TD Ameritrade Explains the Changing Retirement Landscape

December 6, 2017 — 1:10 PM EST

Rewind a few decades, and retirement was all about putting your money in something safe and spending the remainder of your years modestly living off of that. These days, retirement is completely different, with people living longer thanks to advances in medicine and technology and maintaining active lifestyles way after they stop working. But the changes don't stop there. According to TD Ameritrade, the way people save for retirement is also different today than it was years ago.

"Historically, pension plans were the norm, but fewer and fewer people are getting pensions these days," said Dara Luber, senior manager of retirement at TD Ameritrade Holding Corporation (AMTD​), in a recent post. "Now, 401(k)s and IRAs are more common. And we all know where we think Social Security is headed."

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With pensions largely gone from corporate America and the likelihood of Social Security being around in the decades to come up in the air, saving on your own for retirement is becoming increasingly important. A recent TD Ameritrade survey showed that only about 30% of millennial parents and grandparents with millennial children are confident that they will have enough money saved for their retirement. In addition, four in ten millennial parents and close to half of grandparents said that they had to tap their retirement savings to cover emergencies and household bills.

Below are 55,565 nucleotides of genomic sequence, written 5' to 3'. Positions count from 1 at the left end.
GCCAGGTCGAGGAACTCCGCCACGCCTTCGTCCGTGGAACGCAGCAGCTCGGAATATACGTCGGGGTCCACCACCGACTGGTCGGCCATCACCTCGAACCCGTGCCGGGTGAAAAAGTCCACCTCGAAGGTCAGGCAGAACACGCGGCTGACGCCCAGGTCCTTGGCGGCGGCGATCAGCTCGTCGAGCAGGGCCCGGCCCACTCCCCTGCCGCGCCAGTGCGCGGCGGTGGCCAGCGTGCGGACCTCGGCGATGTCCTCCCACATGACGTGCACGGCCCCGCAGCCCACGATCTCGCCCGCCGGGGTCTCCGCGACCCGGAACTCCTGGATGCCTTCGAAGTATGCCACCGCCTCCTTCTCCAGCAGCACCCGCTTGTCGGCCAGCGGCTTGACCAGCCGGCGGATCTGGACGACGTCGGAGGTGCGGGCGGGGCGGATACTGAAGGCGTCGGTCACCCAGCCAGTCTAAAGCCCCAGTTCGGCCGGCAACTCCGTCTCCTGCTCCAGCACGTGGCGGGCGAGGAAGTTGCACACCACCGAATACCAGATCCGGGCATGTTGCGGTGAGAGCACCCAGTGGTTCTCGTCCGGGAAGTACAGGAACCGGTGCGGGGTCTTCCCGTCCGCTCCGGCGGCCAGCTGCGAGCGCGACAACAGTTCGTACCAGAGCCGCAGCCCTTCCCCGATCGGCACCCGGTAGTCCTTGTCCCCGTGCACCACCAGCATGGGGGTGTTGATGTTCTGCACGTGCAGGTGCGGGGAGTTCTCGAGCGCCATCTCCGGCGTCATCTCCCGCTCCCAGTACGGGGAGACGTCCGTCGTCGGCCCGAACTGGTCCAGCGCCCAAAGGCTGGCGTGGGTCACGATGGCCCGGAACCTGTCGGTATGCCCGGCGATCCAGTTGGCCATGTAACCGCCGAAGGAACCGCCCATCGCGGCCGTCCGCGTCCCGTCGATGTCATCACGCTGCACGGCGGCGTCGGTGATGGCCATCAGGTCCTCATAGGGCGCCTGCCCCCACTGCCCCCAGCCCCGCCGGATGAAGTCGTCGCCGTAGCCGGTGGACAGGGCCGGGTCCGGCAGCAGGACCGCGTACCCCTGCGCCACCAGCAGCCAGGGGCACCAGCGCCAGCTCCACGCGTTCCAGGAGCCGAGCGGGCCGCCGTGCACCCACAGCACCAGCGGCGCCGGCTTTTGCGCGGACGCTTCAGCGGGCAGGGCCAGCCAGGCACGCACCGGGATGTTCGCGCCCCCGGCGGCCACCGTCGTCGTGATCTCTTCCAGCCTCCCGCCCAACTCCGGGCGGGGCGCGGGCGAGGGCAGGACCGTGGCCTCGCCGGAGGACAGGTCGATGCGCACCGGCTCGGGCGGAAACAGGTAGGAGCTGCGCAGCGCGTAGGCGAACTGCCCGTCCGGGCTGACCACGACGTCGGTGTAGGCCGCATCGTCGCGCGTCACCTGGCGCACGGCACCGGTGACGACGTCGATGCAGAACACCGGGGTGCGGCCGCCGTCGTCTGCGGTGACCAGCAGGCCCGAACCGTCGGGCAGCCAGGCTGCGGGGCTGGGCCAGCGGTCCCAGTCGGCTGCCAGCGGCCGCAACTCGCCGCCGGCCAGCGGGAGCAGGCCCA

Luber says that, to improve savings rates, Americans have set goals. Setting a specific amount of money you need in retirement, taking into account any unexpected health expenses, can go a long way in making sure you have enough money in the coffers when you are ready to exit the workforce. Sure, it will be hard, but Luber says those that have a specific savings goal tend to be more successful at saving than those that don't.

For retirees with grandchildren, making sure their retirement savings last can be a little more difficult, largely because many see their job as spoiling the little ones. In a survey of grandparents, TD Ameritrade found that 38% of grandmothers and 22% of grandfathers said spending time with their grandkids brings the most joy. The results were reversed between males and females for those who said that spending time with their spouse brings the most happiness. However, along with that joy comes a need to spend that can affect the retirement savings. According to the same survey, 54% of grandparents said that they have or would reduce their lifestyle to make their retirement savings last longer, but only one in five grandparents have or would curb spending on the kids, even if that would mean having money to live off of for longer.